California regulatory staff released a report late Friday urging “significant penalties” for Pacific Gas and Electric Co.’s (PG&E) lax natural gas pipeline system record-keeping and alleging that some of the misclassifications of gas pipelines resulted in them being operated at pressures that violated federal standards. The staff document alleges that the violations presented “significant risks” to the general public and went unreported for years.
The report by the California Public Utilities Commission’s (CPUC) Consumer Protection and Safety Division (CPSD) is one of three ongoing CPUC proceedings resulting from the deadly September 2010 PG&E transmission pipeline rupture and explosion in San Bruno, CA, about 10 miles south of San Francisco. PG&E officials stress that the utility has completely changed its gas system operations since the tragedy, which claimed eight lives.
Separately on Friday, PG&E released its latest update report to the National Transportation Safety Board (NTSB), outlining the utility’s progress in responding to recommendations by the NTSB. “We have made many fundamental changes to the operations and management practices throughout our gas organization,” PG&E utility President Christopher Johns told NTSB Chairman Deborah A.P. Hersman in a cover letter to the report.
As part of the ongoing CPUC penalty case regarding alleged violations of federal regulations on pipeline classifications, the CPSD alleged in its latest report that PG&E failed to monitor pipelines in areas of increased population density. It alleged that the utility failed to identify 898 pipeline segments with class location changes, resulting in some pipelines operating at pressures above maximum allowable operating pressure (MAOP), which is particularly troublesome in high-population or “high-consequence areas.”
The CPSD report further alleged that PG&E assumed yield strength levels for some of its pipe segments that exceeded values permitted under federal regulations. It also failed to retain essential records on which to base its monitoring of changes in pipeline classifications in more populated areas. The result was a total of 3,062 violations, the CPSD staff report said.
A PG&E spokesperson told NGI the San Francisco-based utility has “completely changed our approach to training for this key role,” and that combined with “thorough patrolling and documentation [now] ensures that all our transmission lines are operating at appropriate pressures for their location.”
The CPSD said PG&E has admitted its failure to properly identify 898 pipeline segments with class location changes on its gas transmission system. Each failure, the regulatory staff report said, ultimately resulted in a failure to confirm or revise the appropriate MAOP.
“In failing to adequately monitor potential class changes, PG&E failed to provide the necessary continuing surveillance of its pipeline system under federal regulations [49 CFR 192.613],” the report said. “PG&E also admits it either did not patrol, or lacks patrolling records for, more than 100 miles of pipe segments in violation of [federal regulations…49 CFR].”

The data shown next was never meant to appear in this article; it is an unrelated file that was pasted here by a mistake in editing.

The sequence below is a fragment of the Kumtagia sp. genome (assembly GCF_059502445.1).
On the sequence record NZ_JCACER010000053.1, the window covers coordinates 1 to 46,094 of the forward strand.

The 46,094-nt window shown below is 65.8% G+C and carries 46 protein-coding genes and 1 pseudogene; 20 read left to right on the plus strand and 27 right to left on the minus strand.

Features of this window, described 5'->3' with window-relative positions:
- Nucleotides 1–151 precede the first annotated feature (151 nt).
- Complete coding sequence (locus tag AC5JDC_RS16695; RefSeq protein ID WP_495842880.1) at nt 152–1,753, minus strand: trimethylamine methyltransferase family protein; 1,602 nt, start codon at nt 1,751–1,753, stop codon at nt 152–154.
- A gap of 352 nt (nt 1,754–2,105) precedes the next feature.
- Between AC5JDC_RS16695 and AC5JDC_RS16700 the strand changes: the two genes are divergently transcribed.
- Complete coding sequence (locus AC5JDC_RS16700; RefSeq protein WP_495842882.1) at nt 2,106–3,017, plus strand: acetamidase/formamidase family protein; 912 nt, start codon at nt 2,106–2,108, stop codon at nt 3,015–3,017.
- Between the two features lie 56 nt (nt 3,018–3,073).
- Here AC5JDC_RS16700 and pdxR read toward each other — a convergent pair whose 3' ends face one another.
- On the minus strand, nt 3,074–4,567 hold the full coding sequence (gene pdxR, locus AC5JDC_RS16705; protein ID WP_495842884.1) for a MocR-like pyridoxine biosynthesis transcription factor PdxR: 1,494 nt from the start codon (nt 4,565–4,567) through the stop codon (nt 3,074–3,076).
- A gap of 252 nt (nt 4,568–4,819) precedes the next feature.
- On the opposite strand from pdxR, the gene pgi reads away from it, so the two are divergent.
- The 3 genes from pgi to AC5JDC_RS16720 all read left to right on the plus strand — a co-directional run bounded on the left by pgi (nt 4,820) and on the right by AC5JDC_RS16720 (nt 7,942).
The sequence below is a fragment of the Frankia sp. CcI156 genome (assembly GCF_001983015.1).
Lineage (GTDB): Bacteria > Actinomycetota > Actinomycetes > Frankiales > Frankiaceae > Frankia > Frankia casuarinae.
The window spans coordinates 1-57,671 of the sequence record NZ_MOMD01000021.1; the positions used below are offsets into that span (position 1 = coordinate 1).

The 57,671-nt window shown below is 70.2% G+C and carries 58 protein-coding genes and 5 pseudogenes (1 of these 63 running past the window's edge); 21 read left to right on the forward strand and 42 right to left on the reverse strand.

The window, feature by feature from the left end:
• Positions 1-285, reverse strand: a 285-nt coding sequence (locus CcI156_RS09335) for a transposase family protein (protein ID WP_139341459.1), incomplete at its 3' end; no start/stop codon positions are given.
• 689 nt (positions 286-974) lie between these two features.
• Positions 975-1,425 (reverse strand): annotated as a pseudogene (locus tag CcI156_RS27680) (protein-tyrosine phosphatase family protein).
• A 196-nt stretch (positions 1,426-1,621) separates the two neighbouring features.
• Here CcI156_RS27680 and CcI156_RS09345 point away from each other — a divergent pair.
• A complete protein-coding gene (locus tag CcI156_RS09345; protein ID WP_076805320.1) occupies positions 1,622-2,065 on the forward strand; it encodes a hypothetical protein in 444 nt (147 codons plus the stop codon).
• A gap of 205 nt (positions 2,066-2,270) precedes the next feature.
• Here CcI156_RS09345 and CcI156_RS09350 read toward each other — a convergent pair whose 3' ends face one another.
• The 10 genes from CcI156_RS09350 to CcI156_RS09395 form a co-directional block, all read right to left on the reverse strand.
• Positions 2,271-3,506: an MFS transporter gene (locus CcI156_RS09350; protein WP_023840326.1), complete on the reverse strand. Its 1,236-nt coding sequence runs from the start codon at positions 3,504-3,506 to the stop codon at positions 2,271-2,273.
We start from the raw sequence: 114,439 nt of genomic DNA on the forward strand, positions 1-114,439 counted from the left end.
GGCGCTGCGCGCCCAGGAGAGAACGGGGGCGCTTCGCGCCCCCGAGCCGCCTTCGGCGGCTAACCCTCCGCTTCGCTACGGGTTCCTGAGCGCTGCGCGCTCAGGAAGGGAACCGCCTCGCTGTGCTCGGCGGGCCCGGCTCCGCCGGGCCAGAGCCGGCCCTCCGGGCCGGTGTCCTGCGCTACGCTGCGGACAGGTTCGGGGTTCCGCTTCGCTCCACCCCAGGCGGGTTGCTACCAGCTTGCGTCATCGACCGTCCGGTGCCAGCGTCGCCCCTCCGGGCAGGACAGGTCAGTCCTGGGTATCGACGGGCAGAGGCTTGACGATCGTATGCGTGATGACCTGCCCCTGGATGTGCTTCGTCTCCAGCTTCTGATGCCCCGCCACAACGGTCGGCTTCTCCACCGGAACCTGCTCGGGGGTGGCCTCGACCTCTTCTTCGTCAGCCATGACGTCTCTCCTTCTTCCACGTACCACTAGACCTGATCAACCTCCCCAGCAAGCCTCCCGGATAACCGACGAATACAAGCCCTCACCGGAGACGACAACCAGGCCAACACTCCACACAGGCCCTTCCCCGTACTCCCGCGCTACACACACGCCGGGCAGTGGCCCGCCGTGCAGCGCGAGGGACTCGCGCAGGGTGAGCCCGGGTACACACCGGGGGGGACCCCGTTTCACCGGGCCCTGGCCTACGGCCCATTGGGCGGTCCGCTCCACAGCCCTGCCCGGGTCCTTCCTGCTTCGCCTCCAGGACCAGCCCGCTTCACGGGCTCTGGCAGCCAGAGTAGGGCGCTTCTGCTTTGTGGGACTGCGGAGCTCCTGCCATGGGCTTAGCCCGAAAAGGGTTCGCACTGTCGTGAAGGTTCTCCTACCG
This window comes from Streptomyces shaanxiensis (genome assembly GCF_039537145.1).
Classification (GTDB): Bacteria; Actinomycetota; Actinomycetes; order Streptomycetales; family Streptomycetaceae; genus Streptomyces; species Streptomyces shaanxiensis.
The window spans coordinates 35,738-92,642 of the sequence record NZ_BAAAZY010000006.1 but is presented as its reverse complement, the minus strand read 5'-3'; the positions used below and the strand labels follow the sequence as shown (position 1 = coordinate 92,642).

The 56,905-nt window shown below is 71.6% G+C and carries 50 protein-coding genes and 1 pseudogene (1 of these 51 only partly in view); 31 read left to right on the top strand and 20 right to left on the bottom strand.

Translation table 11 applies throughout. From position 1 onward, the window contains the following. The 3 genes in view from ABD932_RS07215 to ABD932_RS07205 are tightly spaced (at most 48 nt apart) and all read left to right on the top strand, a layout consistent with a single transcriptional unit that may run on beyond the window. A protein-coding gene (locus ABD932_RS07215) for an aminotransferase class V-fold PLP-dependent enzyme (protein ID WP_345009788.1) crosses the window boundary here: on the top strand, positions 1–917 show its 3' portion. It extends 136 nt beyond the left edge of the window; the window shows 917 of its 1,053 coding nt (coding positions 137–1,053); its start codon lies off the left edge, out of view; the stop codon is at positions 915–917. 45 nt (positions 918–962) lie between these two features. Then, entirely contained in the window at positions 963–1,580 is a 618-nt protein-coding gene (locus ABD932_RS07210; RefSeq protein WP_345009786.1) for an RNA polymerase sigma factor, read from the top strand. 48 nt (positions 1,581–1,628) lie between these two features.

The CPSD concluded that the repeated violations “presented significant risks to the public and went unreported for many years.” PG&E should have recognized the obvious weaknesses in its procedures, failed to meet “even minimum levels of training” for its employees and a showed general disregard for compliance with federal class location safety regulations, according to CPSD.
PG&E has until July 23 to respond to the CPUC staff report; intervenors in the case must respond by June 25.
Johns said the utility last year conducted strength tests and verified strength test pressure records for 214.5 miles of pipeline, and in the first four months this year it completed an additional 37.6 miles as part of its pipeline safety enhancement plan (PSEP), which currently is before the CPUC for approval.
At the suggestion of the NTSB, PG&E has “a comprehensive emergency response procedure” for large-scale emergencies on transmission pipelines. The updated procedure identifies a single person in charge, outlines specific protocols and provides drills and training for key operating employees at the utility.
“PG&E has initiated a complete assessment of every aspect of our transmission integrity management program, including threat identification and assessment,” Johns said. “Much more work lays ahead, but the progress to date gives us confidence that PG&E is on track to achieving the goal of regaining the trust of the public and our regulators by demonstrating our steadfast commitment to safety.”
In its progress report, PG&E cited a March 13 letter from NTSB that acknowledged successes the utility has had in implementing the federal agency’s recommendations regarding MAOP, records verification, hydrostatic testing and implementation of parts of the pipeline enhancement plan. Under its supervisory control and data acquisition (SCADA) system, PG&E reported on its progress in implementing three projects: automated valves; software to integrate SCADA and gas information systems, and the creation of a new distribution control center.
PG&E told NTSB it is moving forward with plans to create the new control center by the fourth quarter this year. “Thousands of distribution pressure points and flow meters will be installed over multiple years and will increase the availability of equipment status data on SCADA.”
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